The government’s “botched Brexit” caused 10 per cent of the NHS European nurse workforce to quit last year, meaning attempts to increase the nursing workforce have failed for the second year running.
Official figures from the Nursing and Midwifery Council (NMC) show that in 2018, there were 3,000 fewer nurses from the European Economic Area working in the NHS than a year ago.
The Royal College of Nursing said the decrease in new nurses joining from Europe, and an increase in the number of nurses quitting, was down to the government “botched” attempt to use EU citizens’ future UK residency as a negotiating tool, refusing to confirm whether they would be allowed to remain.
Just 800 EU nurses came to the UK last year, compared to 6,382 in 2016/17 and 9,389 in the year of the Brexit vote. Nearly 4,000 nurses left last year.
Nursing representatives said there was a “faint glimmer of hope” in the increase of UK nurse numbers – but that in the context of an exodus of EU and UK staff, and a drop in UK students, “the future looks bleak”.
There were 690,278 nurses and midwives registered in the UK at March 2018, a decrease of 495 on the previous year. This comes at a time when the NHS is pulling out all the stops to recruit staff for 40,000 vacant posts.
This week the Department of Health and Social Care announced a deal with the Jamaican government inviting nurses to the UK to do NHS placements, in order to increase the workforce by 5,500 staff.
Meanwhile, a government plan to boost the number of trainee nurses by replacing NHS-funded bursaries with £9,000 a year fees and loans has caused a drop of 700 students last year.
The annual report by the NMC, which draws data from its list of nurses and midwives who must be registered to work in the UK, found that the number of midwives increased by 495.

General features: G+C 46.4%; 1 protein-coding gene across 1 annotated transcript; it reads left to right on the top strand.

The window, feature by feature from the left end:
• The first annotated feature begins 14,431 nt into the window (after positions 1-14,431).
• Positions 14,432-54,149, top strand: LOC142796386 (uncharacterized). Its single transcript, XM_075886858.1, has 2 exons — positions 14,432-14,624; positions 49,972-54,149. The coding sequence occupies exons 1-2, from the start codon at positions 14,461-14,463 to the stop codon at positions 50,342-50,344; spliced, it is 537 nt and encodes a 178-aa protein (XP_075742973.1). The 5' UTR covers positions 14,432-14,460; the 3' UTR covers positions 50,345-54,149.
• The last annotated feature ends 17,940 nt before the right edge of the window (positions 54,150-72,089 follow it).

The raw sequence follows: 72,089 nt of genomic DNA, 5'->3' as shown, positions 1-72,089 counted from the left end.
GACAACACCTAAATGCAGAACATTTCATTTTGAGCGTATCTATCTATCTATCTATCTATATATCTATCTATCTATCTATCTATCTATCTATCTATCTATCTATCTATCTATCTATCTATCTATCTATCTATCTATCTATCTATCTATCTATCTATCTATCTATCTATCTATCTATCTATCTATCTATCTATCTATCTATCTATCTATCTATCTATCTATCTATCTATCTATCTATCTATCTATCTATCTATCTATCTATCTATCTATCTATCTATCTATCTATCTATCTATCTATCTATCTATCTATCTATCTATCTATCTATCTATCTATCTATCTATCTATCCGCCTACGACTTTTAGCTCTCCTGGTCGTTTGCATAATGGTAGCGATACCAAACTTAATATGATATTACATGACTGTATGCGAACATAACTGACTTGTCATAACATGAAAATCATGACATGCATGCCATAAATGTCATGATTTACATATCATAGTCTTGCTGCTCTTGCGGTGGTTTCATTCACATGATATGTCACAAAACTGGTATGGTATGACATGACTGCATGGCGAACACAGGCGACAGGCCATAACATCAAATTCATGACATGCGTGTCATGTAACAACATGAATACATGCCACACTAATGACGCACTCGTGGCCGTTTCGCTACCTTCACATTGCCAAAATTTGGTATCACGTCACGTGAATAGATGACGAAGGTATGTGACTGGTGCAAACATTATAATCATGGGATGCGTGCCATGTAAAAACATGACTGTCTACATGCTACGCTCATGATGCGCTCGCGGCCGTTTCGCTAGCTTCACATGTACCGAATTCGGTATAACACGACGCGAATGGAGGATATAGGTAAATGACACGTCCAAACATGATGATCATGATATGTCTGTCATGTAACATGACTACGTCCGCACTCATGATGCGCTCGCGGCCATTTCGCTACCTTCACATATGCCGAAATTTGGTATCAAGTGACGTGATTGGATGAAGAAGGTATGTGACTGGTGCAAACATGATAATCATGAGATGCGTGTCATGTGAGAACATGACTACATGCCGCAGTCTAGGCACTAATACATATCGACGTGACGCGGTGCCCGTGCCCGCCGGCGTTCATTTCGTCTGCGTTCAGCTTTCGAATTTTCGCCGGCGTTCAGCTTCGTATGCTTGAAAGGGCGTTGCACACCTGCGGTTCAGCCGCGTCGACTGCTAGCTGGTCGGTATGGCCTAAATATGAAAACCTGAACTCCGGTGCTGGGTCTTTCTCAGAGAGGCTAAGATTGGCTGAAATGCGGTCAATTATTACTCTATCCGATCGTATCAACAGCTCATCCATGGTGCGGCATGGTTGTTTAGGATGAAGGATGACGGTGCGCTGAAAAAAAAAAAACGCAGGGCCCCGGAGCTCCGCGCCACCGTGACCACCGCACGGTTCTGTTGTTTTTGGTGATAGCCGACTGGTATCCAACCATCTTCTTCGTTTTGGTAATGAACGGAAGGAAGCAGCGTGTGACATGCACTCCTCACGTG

It also found an increase in numbers from outside the European Economic Area, helped in part by the “earn, learn, and return” programme, which is already running in India in advance of the deal with Jamaica and, in future, the Philippines.
The NMC surveyed nearly 3,500 nurses on why they were quitting the register.
“We asked people why they were leaving, and for the small number of EU nurses and midwives who responded it’s clear that Brexit is playing a part, while retirement and staffing levels are clear factors in the decision of UK nurses and midwives to leave the profession,” said Jackie Smith, the NMC’s chief executive.
Janet Davies, chief executive of the Royal College of Nursing said: “It feels that efforts to boost the number of nurses are being dragged down by a botched Brexit.
“As the overall number of nursing staff falls again, it is patients who will worry the most.”
This week, nurses, midwives and other NHS-employed staff began voting on a pay deal that could pay rises above 1 per cent for the first time in three years, and might help hold onto staff.
Unison head of health, Sarah Gorton, who led the trade union negotiations in the pay deal, said: “The small rise in the number of home-grown nurses provides the faintest glimmer of hope, but it’s still way short of what’s needed to provide the care required. And with student numbers down, the future looks bleak.”
A Department of Health and Social Care spokesperson said: “It is encouraging to see the highest increase in the number of nurses and midwives from the UK joining the register for the first time in four years.
“We know staff have never worked harder, which is why we gave a pay rise to more than 1.2 million dedicated workers in the Agenda For Change pay deal, continue to work to improve retention and flexible working and have created thousands more training places to increase the number of nurses in the future.”
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